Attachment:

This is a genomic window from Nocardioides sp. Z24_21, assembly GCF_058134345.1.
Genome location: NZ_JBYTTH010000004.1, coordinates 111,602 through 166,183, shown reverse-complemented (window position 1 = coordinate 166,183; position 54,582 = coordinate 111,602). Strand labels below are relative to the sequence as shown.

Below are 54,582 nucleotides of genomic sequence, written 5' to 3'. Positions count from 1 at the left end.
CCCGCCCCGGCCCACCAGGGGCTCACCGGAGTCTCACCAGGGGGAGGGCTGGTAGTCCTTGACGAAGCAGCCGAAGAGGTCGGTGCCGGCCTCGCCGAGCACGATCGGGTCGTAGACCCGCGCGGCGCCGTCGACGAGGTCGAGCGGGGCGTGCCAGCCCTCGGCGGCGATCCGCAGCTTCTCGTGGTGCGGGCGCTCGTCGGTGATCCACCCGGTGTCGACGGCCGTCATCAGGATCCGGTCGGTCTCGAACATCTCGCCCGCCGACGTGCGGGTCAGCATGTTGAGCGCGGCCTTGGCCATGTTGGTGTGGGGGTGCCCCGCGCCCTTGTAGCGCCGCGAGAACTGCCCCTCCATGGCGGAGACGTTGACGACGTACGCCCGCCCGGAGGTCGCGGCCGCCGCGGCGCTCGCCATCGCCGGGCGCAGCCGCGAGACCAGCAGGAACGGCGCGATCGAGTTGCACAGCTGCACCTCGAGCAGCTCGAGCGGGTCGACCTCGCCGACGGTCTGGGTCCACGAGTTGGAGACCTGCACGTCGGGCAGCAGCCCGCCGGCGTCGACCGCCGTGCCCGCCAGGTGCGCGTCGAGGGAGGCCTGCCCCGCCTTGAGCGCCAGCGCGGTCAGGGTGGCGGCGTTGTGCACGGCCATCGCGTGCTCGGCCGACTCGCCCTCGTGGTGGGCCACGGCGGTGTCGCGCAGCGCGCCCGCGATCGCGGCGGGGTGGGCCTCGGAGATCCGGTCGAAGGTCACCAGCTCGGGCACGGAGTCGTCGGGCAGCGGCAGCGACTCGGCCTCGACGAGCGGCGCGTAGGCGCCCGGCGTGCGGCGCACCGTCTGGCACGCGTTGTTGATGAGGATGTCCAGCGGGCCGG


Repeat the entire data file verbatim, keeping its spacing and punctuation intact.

This is a genomic window from Nocardioides sp. Z24_21, assembly GCF_058134345.1.
Genome location: NZ_JBYTTH010000004.1, coordinates 111,602 through 166,183, shown reverse-complemented (window position 1 = coordinate 166,183; position 54,582 = coordinate 111,602). Strand labels below are relative to the sequence as shown.

Below are 54,582 nucleotides of genomic sequence, written 5' to 3'. Positions count from 1 at the left end.
CCCGCCCCGGCCCACCAGGGGCTCACCGGAGTCTCACCAGGGGGAGGGCTGGTAGTCCTTGACGAAGCAGCCGAAGAGGTCGGTGCCGGCCTCGCCGAGCACGATCGGGTCGTAGACCCGCGCGGCGCCGTCGACGAGGTCGAGCGGGGCGTGCCAGCCCTCGGCGGCGATCCGCAGCTTCTCGTGGTGCGGGCGCTCGTCGGTGATCCACCCGGTGTCGACGGCCGTCATCAGGATCCGGTCGGTCTCGAACATCTCGCCCGCCGACGTGCGGGTCAGCATGTTGAGCGCGGCCTTGGCCATGTTGGTGTGGGGGTGCCCCGCGCCCTTGTAGCGCCGCGAGAACTGCCCCTCCATGGCGGAGACGTTGACGACGTACGCCCGCCCGGAGGTCGCGGCCGCCGCGGCGCTCGCCATCGCCGGGCGCAGCCGCGAGACCAGCAGGAACGGCGCGATCGAGTTGCACAGCTGCACCTCGAGCAGCTCGAGCGGGTCGACCTCGCCGACGGTCTGGGTCCACGAGTTGGAGACCTGCACGTCGGGCAGCAGCCCGCCGGCGTCGACCGCCGTGCCCGCCAGGTGCGCGTCGAGGGAGGCCTGCCCCGCCTTGAGCGCCAGCGCGGTCAGGGTGGCGGCGTTGTGCACGGCCATCGCGTGCTCGGCCGACTCGCCCTCGTGGTGGGCCACGGCGGTGTCGCGCAGCGCGCCCGCGATCGCGGCGGGGTGGGCCTCGGAGATCCGGTCGAAGGTCACCAGCTCGGGCACGGAGTCGTCGGGCAGCGGCAGCGACTCGGCCTCGACGAGCGGCGCGTAGGCGCCCGGCGTGCGGCGCACCGTCTGGCACGCGTTGTTGATGAGGATGTCCAGCGGGCCGG